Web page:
The Wildlife Economy focus of the Department of Environmental Affairs (DEA), primarily put into practice by SANParks, is centered on the sustainable utilisation of indigenous biological resources.  It offers broad-based job creation opportunities in the fight against poverty and unemployment. In the Greater Kruger landscape the Environmental Monitors (EM) are co-ordinated by the Kruger to Canyons Biosphere Region offices in Hoedspruit. 

The initiative as a whole seeks to avert threats to existing land use options, including threats from pests and disease, climate change, land degradation, water stress (quantity and quality) as well as threats to the human quality of life.  It is intended that this economy should strive for potential benefits from eco-tourism, co-managed conservation areas, infrastructural development options, service provision, and entrepreneurial opportunities.  Community-driven game breeding opportunities with Cape Buffalo, for example, hold great promise.

In a climate of degrading landscapes, jobs include:

  • Control of invasive species;
  • Rehabilitation of land;
  • Conservation of wetlands;
  • Management of wildfires;
  • Fencing and road construction;
  • Maintenance, game ranching, and many other initiatives.

The Environmental Monitors programme is one of the current flagship projects of the K2C. It is funded by the Department of Environmental Affairs (DEA), implemented by SANParks Biodiversity Social Programmes (SANParks BSP) and managed by the K2C.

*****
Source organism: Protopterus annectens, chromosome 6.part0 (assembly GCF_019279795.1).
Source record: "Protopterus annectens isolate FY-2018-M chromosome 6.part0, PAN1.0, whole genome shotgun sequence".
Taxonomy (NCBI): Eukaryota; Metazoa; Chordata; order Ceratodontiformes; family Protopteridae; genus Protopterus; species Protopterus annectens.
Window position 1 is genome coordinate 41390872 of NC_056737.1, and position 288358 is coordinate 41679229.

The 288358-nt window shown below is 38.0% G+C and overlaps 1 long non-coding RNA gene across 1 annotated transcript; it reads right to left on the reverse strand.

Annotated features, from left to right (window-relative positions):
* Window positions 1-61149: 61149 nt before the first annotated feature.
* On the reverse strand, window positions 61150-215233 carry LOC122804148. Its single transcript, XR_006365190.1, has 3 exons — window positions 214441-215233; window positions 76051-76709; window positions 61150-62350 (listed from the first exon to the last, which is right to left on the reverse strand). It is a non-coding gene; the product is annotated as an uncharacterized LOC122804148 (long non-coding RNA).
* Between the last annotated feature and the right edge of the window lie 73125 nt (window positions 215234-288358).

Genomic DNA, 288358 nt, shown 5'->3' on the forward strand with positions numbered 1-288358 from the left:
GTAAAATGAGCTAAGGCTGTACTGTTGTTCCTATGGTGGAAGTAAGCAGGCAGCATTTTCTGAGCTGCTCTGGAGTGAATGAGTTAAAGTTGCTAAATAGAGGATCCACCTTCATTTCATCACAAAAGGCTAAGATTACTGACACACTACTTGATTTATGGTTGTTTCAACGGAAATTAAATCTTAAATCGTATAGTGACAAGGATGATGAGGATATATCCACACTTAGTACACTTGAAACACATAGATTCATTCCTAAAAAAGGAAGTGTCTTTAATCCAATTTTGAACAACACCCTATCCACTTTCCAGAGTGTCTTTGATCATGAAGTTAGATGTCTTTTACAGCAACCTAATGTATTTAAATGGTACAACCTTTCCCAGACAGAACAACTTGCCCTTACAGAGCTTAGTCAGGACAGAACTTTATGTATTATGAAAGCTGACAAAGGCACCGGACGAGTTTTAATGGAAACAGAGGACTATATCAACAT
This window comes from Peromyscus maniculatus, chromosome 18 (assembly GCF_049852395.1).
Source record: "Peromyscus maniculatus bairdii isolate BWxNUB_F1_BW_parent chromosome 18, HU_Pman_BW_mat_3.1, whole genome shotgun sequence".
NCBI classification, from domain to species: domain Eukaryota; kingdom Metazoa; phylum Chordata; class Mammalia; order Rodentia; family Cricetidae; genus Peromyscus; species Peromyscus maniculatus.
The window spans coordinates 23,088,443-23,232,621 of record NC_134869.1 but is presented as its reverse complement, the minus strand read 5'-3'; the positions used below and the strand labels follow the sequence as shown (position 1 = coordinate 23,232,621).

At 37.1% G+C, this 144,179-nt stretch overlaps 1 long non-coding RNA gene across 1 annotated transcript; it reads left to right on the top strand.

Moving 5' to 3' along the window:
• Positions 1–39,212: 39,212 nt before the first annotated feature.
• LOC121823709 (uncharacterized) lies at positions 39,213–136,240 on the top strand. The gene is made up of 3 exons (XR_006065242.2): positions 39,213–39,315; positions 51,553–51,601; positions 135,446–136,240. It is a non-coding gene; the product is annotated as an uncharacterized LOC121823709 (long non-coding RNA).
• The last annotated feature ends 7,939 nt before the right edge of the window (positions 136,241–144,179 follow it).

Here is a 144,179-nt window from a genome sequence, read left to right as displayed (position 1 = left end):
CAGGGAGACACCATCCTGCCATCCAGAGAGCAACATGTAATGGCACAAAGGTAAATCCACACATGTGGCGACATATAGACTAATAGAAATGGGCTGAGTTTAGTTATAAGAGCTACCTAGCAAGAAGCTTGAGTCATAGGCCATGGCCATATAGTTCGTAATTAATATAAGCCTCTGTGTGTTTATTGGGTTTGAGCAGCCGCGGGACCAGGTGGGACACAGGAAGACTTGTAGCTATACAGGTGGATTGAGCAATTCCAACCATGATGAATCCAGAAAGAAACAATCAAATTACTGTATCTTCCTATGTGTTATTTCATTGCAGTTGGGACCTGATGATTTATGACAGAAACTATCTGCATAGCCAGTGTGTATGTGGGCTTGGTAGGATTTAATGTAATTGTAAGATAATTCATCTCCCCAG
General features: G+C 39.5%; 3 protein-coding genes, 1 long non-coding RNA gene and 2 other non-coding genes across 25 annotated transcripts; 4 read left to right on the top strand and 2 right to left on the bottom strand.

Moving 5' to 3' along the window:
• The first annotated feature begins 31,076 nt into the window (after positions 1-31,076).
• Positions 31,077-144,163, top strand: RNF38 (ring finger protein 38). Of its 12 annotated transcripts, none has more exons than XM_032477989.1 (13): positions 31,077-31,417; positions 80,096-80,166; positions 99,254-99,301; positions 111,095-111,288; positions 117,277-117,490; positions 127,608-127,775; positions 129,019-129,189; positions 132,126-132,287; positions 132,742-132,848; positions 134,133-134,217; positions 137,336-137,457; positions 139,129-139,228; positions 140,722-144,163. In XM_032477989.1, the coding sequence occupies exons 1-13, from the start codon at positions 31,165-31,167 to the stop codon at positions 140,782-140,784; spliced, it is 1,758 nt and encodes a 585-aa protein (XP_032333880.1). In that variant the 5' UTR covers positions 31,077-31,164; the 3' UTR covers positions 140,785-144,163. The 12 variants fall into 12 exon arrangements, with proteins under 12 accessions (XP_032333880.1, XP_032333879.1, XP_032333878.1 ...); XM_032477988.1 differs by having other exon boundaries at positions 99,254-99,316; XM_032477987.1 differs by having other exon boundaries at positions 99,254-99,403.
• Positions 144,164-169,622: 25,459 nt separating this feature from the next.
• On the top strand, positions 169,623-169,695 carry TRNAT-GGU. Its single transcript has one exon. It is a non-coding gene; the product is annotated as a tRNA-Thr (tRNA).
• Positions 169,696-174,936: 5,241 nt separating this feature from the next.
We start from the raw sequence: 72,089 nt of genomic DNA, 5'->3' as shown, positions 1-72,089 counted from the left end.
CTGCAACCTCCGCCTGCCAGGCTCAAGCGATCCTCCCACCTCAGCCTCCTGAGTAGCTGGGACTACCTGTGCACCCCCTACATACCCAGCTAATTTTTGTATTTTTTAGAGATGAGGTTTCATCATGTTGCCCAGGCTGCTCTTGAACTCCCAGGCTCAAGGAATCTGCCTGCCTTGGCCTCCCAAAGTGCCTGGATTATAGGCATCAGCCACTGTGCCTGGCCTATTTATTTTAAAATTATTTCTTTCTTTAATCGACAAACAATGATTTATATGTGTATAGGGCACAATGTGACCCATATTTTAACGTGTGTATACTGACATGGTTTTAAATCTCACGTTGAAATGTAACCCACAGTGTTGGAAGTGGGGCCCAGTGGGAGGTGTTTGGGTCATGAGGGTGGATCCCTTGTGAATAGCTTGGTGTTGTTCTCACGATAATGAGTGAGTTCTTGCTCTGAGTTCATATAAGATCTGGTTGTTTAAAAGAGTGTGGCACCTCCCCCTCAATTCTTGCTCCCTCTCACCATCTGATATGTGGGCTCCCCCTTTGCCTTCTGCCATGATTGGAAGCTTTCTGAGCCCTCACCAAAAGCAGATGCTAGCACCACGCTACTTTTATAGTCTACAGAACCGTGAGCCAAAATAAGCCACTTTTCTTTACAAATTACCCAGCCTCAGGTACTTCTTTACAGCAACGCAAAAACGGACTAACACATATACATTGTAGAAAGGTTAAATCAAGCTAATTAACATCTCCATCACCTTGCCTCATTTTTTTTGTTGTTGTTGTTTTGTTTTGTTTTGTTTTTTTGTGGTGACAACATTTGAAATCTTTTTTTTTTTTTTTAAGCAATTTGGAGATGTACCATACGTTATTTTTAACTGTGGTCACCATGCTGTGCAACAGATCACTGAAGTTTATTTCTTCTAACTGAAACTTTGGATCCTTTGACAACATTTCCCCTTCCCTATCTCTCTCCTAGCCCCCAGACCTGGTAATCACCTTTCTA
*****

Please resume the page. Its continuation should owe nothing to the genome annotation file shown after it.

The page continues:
Over 280 EM’s are spread throughout the Biosphere with host institutions such as Sabi, Sands Timbavati, Balule, University of Pretoria, Southern African Wildlife College, SAEON, Nourish and Hlokomela. The EM’s employed within each of these organisations act in various capacities that include objectives such as, environmental education, security (both armed and unarmed), and research support. 


The following are the primary objectives behind the Community-based Environmental Monitor Programme:

  • Strengthen capacity and improve skills to promote and enhance (at a regional scale) biodiversity and ecosystem services, by supporting strategically identified projects and programs (e.g. monitoring of river health, Invasive Alien Species control, waste management, veterinary health, protected area management effectiveness, capacity building and awareness; natural resource use and community engagement; support to relevant conservation research and training institutions);
  • Provide capacity/institutional support to the respective Host Institutions (HI) mandates to enable biodiversity and ecosystem services (selected projects/programmes);
  • Provide capacity building, co-learning and skills transfer to EMs and to HI’s;
  • Employ EMs to assist in awareness and training within local communities;
  • Promote public-private collaboration.